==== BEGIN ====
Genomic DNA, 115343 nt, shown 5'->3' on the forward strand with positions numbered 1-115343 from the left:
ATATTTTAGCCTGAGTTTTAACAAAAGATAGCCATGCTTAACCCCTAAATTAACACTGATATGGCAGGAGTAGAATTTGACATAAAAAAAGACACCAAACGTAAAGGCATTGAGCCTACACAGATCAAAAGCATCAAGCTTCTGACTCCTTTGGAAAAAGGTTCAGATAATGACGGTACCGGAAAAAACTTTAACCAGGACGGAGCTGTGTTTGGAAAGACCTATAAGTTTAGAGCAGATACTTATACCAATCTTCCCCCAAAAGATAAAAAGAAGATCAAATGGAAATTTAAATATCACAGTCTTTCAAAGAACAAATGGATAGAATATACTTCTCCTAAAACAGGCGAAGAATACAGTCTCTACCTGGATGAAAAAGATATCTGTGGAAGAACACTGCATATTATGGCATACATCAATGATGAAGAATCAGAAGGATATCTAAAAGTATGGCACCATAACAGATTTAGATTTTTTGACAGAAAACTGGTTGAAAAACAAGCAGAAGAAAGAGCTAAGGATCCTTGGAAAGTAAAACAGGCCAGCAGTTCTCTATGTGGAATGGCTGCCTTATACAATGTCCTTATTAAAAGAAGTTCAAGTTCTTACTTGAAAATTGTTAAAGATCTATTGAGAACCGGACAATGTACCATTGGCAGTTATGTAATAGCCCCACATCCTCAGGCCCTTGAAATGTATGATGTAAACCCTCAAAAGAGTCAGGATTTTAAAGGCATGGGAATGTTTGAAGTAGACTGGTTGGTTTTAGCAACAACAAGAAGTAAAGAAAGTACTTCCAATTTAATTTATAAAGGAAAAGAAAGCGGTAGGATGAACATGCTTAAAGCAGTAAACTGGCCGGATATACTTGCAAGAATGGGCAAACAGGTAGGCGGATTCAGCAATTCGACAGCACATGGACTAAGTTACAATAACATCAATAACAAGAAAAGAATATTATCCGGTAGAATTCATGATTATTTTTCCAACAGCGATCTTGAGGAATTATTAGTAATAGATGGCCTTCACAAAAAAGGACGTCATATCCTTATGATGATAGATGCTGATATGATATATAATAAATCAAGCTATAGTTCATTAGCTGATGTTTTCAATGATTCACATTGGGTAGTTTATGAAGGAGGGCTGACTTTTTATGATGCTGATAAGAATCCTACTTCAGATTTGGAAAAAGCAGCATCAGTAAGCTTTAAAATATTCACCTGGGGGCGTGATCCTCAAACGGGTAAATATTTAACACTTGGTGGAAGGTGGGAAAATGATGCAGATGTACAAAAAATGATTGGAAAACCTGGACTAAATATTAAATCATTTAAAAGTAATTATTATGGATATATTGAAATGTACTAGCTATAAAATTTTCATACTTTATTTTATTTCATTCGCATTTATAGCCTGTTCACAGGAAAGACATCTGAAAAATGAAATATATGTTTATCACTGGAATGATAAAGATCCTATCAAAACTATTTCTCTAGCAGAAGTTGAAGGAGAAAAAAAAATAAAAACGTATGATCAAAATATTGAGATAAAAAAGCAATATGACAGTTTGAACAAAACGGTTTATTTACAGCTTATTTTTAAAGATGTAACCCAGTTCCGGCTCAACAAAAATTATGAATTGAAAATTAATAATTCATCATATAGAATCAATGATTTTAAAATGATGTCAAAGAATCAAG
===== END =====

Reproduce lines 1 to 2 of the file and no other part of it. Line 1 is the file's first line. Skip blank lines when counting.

Genomic DNA, 115343 nt, shown 5'->3' on the forward strand with positions numbered 1-115343 from the left:
ATATTTTAGCCTGAGTTTTAACAAAAGATAGCCATGCTTAACCCCTAAATTAACACTGATATGGCAGGAGTAGAATTTGACATAAAAAAAGACACCAAACGTAAAGGCATTGAGCCTACACAGATCAAAAGCATCAAGCTTCTGACTCCTTTGGAAAAAGGTTCAGATAATGACGGTACCGGAAAAAACTTTAACCAGGACGGAGCTGTGTTTGGAAAGACCTATAAGTTTAGAGCAGATACTTATACCAATCTTCCCCCAAAAGATAAAAAGAAGATCAAATGGAAATTTAAATATCACAGTCTTTCAAAGAACAAATGGATAGAATATACTTCTCCTAAAACAGGCGAAGAATACAGTCTCTACCTGGATGAAAAAGATATCTGTGGAAGAACACTGCATATTATGGCATACATCAATGATGAAGAATCAGAAGGATATCTAAAAGTATGGCACCATAACAGATTTAGATTTTTTGACAGAAAACTGGTTGAAAAACAAGCAGAAGAAAGAGCTAAGGATCCTTGGAAAGTAAAACAGGCCAGCAGTTCTCTATGTGGAATGGCTGCCTTATACAATGTCCTTATTAAAAGAAGTTCAAGTTCTTACTTGAAAATTGTTAAAGATCTATTGAGAACCGGACAATGTACCATTGGCAGTTATGTAATAGCCCCACATCCTCAGGCCCTTGAAATGTATGATGTAAACCCTCAAAAGAGTCAGGATTTTAAAGGCATGGGAATGTTTGAAGTAGACTGGTTGGTTTTAGCAACAACAAGAAGTAAAGAAAGTACTTCCAATTTAATTTATAAAGGAAAAGAAAGCGGTAGGATGAACATGCTTAAAGCAGTAAACTGGCCGGATATACTTGCAAGAATGGGCAAACAGGTAGGCGGATTCAGCAATTCGACAGCACATGGACTAAGTTACAATAACATCAATAACAAGAAAAGAATATTATCCGGTAGAATTCATGATTATTTTTCCAACAGCGATCTTGAGGAATTATTAGTAATAGATGGCCTTCACAAAAAAGGACGTCATATCCTTATGATGATAGATGCTGATATGATATATAATAAATCAAGCTATAGTTCATTAGCTGATGTTTTCAATGATTCACATTGGGTAGTTTATGAAGGAGGGCTGACTTTTTATGATGCTGATAAGAATCCTACTTCAGATTTGGAAAAAGCAGCATCAGTAAGCTTTAAAATATTCACCTGGGGGCGTGATCCTCAAACGGGTAAATATTTAACACTTGGTGGAAGGTGGGAAAATGATGCAGATGTACAAAAAATGATTGGAAAACCTGGACTAAATATTAAATCATTTAAAAGTAATTATTATGGATATATTGAAATGTACTAGCTATAAAATTTTCATACTTTATTTTATTTCATTCGCATTTATAGCCTGTTCACAGGAAAGACATCTGAAAAATGAAATATATGTTTATCACTGGAATGATAAAGATCCTATCAAAACTATTTCTCTAGCAGAAGTTGAAGGAGAAAAAAAAATAAAAACGTATGATCAAAATATTGAGATAAAAAAGCAATATGACAGTTTGAACAAAACGGTTTATTTACAGCTTATTTTTAAAGATGTAACCCAGTTCCGGCTCAACAAAAATTATGAATTGAAAATTAATAATTCATCATATAGAATCAATGATTTTAAAATGATGTCAAAGAATCAAG